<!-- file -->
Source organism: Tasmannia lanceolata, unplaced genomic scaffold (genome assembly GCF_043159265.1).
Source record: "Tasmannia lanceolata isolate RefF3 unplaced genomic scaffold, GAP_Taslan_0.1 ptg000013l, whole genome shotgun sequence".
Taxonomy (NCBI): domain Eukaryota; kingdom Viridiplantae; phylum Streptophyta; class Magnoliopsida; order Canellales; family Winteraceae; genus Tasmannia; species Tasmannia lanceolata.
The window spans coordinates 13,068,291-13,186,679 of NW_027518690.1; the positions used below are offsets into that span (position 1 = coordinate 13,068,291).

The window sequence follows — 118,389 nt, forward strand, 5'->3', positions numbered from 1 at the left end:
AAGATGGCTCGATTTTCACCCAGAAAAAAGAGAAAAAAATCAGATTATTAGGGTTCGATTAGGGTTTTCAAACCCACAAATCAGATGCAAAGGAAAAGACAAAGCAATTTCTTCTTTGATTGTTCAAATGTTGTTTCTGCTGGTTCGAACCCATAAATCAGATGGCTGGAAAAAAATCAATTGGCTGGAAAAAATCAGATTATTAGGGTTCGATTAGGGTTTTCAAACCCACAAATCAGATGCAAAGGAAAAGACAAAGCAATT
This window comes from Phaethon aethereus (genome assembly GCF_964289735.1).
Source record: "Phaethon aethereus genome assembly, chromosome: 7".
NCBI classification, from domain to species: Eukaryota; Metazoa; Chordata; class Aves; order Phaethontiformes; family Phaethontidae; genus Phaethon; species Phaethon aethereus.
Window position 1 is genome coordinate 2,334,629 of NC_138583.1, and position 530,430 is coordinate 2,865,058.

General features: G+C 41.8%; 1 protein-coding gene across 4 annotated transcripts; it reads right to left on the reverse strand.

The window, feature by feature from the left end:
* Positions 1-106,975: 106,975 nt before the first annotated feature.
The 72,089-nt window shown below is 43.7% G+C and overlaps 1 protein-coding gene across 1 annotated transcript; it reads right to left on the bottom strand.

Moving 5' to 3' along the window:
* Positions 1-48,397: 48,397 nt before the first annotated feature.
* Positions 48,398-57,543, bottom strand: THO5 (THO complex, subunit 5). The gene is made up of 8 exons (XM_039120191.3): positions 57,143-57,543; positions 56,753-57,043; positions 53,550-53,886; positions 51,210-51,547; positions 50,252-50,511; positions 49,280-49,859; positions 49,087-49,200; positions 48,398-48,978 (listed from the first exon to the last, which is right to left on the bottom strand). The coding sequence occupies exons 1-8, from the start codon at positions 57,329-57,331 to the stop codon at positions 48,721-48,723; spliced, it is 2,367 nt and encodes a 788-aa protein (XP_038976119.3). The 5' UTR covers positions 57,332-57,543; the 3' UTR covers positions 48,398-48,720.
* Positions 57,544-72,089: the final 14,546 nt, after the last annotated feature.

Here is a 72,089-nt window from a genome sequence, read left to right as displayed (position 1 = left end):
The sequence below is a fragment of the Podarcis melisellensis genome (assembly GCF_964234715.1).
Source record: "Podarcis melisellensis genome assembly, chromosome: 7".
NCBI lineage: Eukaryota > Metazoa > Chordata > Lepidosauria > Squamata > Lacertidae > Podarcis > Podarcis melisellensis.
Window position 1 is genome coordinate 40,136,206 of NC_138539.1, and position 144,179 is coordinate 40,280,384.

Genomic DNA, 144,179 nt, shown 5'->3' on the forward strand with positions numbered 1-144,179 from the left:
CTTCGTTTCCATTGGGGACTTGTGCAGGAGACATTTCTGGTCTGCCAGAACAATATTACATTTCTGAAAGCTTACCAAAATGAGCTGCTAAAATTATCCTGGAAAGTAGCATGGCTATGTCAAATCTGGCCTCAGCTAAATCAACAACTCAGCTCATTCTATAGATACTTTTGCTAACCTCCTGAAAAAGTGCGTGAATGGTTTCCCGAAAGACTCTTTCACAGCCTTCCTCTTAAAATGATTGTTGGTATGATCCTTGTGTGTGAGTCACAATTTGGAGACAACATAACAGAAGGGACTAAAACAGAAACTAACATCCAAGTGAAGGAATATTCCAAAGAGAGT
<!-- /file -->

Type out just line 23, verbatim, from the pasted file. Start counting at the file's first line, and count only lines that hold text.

Window position 1 is genome coordinate 40,136,206 of NC_138539.1, and position 144,179 is coordinate 40,280,384.